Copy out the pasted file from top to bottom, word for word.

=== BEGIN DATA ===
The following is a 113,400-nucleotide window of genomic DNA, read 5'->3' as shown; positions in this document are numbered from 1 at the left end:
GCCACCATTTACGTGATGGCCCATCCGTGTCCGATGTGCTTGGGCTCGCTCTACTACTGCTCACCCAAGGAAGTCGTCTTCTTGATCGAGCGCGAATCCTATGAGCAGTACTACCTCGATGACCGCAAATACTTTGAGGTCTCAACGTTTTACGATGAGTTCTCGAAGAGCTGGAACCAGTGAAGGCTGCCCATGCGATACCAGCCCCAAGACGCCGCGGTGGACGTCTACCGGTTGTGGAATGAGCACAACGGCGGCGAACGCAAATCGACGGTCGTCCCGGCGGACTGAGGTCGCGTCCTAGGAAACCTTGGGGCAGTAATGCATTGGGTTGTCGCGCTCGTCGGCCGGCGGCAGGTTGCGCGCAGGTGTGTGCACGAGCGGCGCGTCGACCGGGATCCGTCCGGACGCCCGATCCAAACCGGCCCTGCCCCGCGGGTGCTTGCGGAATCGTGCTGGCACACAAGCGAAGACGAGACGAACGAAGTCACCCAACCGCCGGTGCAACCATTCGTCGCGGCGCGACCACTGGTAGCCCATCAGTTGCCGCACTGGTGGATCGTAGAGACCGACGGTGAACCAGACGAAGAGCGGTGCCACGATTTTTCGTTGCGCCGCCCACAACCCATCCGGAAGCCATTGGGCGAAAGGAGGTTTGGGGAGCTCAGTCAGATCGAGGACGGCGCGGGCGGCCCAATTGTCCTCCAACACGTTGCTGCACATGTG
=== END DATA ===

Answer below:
The following is a 113,400-nucleotide window of genomic DNA, read 5'->3' as shown; positions in this document are numbered from 1 at the left end:
GCCACCATTTACGTGATGGCCCATCCGTGTCCGATGTGCTTGGGCTCGCTCTACTACTGCTCACCCAAGGAAGTCGTCTTCTTGATCGAGCGCGAATCCTATGAGCAGTACTACCTCGATGACCGCAAATACTTTGAGGTCTCAACGTTTTACGATGAGTTCTCGAAGAGCTGGAACCAGTGAAGGCTGCCCATGCGATACCAGCCCCAAGACGCCGCGGTGGACGTCTACCGGTTGTGGAATGAGCACAACGGCGGCGAACGCAAATCGACGGTCGTCCCGGCGGACTGAGGTCGCGTCCTAGGAAACCTTGGGGCAGTAATGCATTGGGTTGTCGCGCTCGTCGGCCGGCGGCAGGTTGCGCGCAGGTGTGTGCACGAGCGGCGCGTCGACCGGGATCCGTCCGGACGCCCGATCCAAACCGGCCCTGCCCCGCGGGTGCTTGCGGAATCGTGCTGGCACACAAGCGAAGACGAGACGAACGAAGTCACCCAACCGCCGGTGCAACCATTCGTCGCGGCGCGACCACTGGTAGCCCATCAGTTGCCGCACTGGTGGATCGTAGAGACCGACGGTGAACCAGACGAAGAGCGGTGCCACGATTTTTCGTTGCGCCGCCCACAACCCATCCGGAAGCCATTGGGCGAAAGGAGGTTTGGGGAGCTCAGTCAGATCGAGGACGGCGCGGGCGGCCCAATTGTCCTCCAACACGTTGCTGCACATGTG